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Behind The Shot: How A Natural Light Environmental Portrait In Timeless Black & White Tells A Story

Jason Jackson (@jasonjacksonimages) is a part-time professional street, travel and portrait photographer. “My first love has always been street photography. The spontaneity of the medium and the randomness of what you can capture on the streets really forces you to look at and listen to your environment.” Jackson employs all of his senses to observe the scenes around him and he aims to be thoughtful and authentic with a subject. We came across this photo of his and wanted to learn more. The high-contrast black and white look and the hint of grain give the image a timeless and somewhat film-like look, but the photo was made with a modern Sony full-frame camera and G Master lens. Below he explains the story behind the image and his approach to photographing for authenticity.


Photo by Jason Jackson. Sony α7R III. Sony 24-70mm f/2.8 G Master. 1/250-sec., f/2.8, ISO 3200

 We connect with photographer Jason Jackson to find out about his quest for authenticity in photos and how he made this film-like black and white image.

In late 2018 I had an opportunity to travel to Myanmar on a photography tour with Ken Kaminesky, the co-founder and tour leader of Discovery Photo Tours. I typically prefer to plan and travel on my own or with my partner or with one or two friends, so this was a new experience for me. However, because the region has long been cited for its human rights violations and ongoing political turmoil, I decided to go with an organized tour group instead. Ken was great in that he didn’t require that I stay in a tightly knit radius with the group. I was able to explore and find my own way throughout our travels in the country. This allowed me to stay true to my intention when traveling to the country which was to focus on the everyday man, woman and child and how they live irregardless of the political and religious strife around them.

Documenting Other Cultures Authentically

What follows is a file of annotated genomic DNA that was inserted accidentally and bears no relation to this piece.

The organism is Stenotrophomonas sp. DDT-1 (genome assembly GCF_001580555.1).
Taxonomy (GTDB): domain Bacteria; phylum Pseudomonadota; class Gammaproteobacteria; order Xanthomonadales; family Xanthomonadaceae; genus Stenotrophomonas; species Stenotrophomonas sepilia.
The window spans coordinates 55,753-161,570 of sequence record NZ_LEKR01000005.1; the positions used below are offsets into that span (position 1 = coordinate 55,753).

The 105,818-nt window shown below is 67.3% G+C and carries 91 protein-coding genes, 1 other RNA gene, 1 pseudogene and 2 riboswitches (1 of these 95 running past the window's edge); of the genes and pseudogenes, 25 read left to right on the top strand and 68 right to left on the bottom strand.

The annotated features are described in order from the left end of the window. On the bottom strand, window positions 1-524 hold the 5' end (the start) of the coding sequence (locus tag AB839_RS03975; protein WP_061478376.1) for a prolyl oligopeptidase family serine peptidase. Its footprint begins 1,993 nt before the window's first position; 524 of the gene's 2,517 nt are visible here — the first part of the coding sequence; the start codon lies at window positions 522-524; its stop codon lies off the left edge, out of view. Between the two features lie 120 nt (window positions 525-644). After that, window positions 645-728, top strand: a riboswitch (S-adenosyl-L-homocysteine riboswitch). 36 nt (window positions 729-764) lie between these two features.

It is important to me when photographing other cultures, to give them a voice and representation that is true to who they are (either directly or abstractly) and not create an exploitive narrative. Authenticity is an important part of that representation. One of the most insightful parts of the trip was traveling through the Shan States of the country and interacting with the women and children of the Kayan Lahwi tribe. The women are often photographed with their traditional neck rings/brass coils that give the appearance of lengthening the neck.

Although some of the Kayan people still practice their traditional religion the majority are Roman Catholic as a result of 19th century Italian missionaries who lived and worked among them. We explored the central village first and then the photography group walked along the outskirts of town and came upon an old church. After the traditional portraits were taken with the women I noticed one of them sitting alone in the church pew. It was at that point I decided to use the environment to tell a complete story beyond what a standard portrait could do.


Photo by Jason Jackson. Sony α7R III. Sony 24-70mm f/2.8 G Master. 1/250-sec., f/2.8, ISO 3200

The rustic church that represented the introduction and intrusion of Catholicism was in stark contrast to the traditional garb of the woman sitting in the church pews. The empty pulpit, the empty pews, the open bibles, the bare windows letting light into what was otherwise a dark church all gave meaning, mood and context to who the woman in the picture was.